Tuesday 21 January 2020

'And every time I like him when we meet'

One Maori word I have managed to memorise – I could hardly fail to – is Tui, the name of the bird whose loud and distinctive call forms a major element in the soundscape of the Wellington suburbs. 'Tui' is onomatopoeic, an approximation of one of the amazing range of sounds that make up the Tuis' incessant discourse – whistles, croaks, squawks, gobbles and grunts, mechanical-seeming noises.
Here is a Tui in full flow –

When several of these birds are conversing, it sounds like a raucous, ribald commentary on the passing scene.
  From our daughter's house, up in the hills above the city centre, there is a wide and spectacular view, and across this vista Tuis are constantly flying to and fro. Heavy-bodied birds, they flap their wings laboriously (and surprisingly loudly) to achieve lift and remain airborne, but manage to fly, dipping and rising, for some distance at a good steady speed before landing amid the Pahutakowas to resume their vocalising. They are as numerous as crows are back in England, but more colourful, with their blue backs and that odd tuft of feathers at the throat. They certainly have the same rascally air and braggart ways. They are indeed very much in charge and I'm sure would see off any corvine competition. I've grown to like Tuis very much, and now feel about them very much as Kay Ryan does about crows in her Felix Crow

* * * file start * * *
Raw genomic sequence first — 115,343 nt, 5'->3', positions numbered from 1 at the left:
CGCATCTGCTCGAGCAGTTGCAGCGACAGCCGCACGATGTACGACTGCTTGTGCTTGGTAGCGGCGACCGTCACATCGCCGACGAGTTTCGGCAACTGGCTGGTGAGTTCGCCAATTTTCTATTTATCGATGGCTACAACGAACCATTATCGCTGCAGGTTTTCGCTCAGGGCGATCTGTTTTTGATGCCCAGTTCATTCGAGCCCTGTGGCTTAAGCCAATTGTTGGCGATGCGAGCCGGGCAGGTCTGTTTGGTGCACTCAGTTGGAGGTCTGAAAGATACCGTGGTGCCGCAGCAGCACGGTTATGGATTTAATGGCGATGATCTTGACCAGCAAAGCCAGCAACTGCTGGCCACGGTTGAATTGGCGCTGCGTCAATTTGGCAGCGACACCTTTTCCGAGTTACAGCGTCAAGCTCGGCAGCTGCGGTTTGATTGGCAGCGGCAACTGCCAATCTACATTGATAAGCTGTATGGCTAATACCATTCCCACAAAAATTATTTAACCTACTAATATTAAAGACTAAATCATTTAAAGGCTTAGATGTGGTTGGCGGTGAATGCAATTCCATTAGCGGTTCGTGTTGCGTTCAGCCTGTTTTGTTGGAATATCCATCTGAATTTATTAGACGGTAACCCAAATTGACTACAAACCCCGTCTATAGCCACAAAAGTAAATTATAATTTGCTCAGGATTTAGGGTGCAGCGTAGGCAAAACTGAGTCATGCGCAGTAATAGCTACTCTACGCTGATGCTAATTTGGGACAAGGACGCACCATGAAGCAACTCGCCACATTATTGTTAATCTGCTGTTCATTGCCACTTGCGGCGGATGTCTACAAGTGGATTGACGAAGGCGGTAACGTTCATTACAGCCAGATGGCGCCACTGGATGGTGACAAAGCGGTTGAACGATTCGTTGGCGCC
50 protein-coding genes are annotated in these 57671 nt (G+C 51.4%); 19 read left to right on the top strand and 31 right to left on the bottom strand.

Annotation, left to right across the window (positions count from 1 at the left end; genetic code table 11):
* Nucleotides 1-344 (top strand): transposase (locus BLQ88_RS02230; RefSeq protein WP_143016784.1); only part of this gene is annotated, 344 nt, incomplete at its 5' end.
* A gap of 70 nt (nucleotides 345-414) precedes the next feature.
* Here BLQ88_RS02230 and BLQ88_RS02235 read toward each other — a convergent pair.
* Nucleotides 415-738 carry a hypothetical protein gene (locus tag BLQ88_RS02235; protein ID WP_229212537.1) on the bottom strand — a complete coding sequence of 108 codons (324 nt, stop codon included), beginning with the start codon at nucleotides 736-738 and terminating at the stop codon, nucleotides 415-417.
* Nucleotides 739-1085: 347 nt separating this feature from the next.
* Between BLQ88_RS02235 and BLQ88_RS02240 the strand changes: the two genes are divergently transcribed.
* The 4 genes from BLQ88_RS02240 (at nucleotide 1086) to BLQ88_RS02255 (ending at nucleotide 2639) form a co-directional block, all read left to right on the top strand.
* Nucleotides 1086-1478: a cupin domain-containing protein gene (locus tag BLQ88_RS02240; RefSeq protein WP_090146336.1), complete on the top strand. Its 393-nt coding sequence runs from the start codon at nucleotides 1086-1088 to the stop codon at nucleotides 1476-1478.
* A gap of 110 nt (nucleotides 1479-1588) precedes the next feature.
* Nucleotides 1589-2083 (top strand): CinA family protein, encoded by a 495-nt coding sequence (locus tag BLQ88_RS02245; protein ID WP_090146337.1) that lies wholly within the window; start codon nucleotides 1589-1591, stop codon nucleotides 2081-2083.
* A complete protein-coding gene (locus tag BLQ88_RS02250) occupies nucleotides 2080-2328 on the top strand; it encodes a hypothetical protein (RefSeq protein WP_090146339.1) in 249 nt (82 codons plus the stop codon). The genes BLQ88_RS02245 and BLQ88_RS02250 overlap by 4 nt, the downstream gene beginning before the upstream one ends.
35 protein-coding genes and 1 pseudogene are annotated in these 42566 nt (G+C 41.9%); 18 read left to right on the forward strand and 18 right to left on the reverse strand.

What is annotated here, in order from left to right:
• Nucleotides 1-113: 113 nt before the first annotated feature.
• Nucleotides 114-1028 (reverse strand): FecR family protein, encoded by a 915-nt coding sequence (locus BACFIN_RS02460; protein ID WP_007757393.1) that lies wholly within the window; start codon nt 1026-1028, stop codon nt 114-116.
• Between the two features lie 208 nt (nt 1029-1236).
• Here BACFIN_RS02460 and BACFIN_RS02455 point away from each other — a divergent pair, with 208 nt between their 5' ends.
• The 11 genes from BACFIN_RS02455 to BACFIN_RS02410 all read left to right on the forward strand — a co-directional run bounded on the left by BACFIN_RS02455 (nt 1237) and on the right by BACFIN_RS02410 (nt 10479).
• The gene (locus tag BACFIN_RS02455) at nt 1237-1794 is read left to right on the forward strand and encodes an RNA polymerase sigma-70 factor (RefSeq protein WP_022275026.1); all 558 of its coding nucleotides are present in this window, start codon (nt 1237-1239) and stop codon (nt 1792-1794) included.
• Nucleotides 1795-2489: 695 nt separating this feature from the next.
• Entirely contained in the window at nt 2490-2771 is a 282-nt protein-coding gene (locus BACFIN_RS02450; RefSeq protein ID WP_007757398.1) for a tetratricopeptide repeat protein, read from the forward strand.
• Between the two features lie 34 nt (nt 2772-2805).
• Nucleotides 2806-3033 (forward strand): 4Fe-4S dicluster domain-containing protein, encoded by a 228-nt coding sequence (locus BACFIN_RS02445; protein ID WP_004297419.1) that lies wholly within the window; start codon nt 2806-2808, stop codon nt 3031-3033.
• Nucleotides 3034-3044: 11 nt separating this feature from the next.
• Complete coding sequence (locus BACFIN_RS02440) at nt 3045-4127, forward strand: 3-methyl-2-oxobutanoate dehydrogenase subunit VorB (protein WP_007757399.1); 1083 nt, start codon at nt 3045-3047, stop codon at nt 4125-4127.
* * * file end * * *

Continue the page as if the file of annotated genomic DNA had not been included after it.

'Then each lives out
his unenlightened
span, adding his
bit of blight
to the collected
history of pushing out
the sweeter species;
briefly swaggering the
swagger of his
aggravating ancestors
down my street.
And every time
I like him
when we meet.'

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